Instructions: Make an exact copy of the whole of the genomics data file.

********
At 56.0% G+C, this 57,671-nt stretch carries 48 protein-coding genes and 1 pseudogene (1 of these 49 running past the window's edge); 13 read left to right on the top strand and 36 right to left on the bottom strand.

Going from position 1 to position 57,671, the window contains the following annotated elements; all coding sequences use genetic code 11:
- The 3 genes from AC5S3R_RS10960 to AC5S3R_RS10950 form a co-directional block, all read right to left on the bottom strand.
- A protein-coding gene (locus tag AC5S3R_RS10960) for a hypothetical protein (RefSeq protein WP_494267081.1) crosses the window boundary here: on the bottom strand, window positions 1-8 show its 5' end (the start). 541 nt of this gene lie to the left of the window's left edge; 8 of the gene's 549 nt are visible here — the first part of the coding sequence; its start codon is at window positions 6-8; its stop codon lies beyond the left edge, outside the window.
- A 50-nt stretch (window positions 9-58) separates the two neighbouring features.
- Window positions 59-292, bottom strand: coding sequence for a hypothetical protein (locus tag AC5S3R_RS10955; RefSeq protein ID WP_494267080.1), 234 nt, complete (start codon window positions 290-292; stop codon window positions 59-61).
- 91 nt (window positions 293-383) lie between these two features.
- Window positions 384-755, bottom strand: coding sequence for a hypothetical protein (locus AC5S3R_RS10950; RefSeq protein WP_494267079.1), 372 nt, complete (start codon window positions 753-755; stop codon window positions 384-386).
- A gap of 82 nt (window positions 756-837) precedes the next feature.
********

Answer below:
At 56.0% G+C, this 57,671-nt stretch carries 48 protein-coding genes and 1 pseudogene (1 of these 49 running past the window's edge); 13 read left to right on the top strand and 36 right to left on the bottom strand.

Going from position 1 to position 57,671, the window contains the following annotated elements; all coding sequences use genetic code 11:
- The 3 genes from AC5S3R_RS10960 to AC5S3R_RS10950 form a co-directional block, all read right to left on the bottom strand.
- A protein-coding gene (locus tag AC5S3R_RS10960) for a hypothetical protein (RefSeq protein WP_494267081.1) crosses the window boundary here: on the bottom strand, window positions 1-8 show its 5' end (the start). 541 nt of this gene lie to the left of the window's left edge; 8 of the gene's 549 nt are visible here — the first part of the coding sequence; its start codon is at window positions 6-8; its stop codon lies beyond the left edge, outside the window.
- A 50-nt stretch (window positions 9-58) separates the two neighbouring features.
- Window positions 59-292, bottom strand: coding sequence for a hypothetical protein (locus tag AC5S3R_RS10955; RefSeq protein ID WP_494267080.1), 234 nt, complete (start codon window positions 290-292; stop codon window positions 59-61).
- 91 nt (window positions 293-383) lie between these two features.
- Window positions 384-755, bottom strand: coding sequence for a hypothetical protein (locus AC5S3R_RS10950; RefSeq protein WP_494267079.1), 372 nt, complete (start codon window positions 753-755; stop codon window positions 384-386).
- A gap of 82 nt (window positions 756-837) precedes the next feature.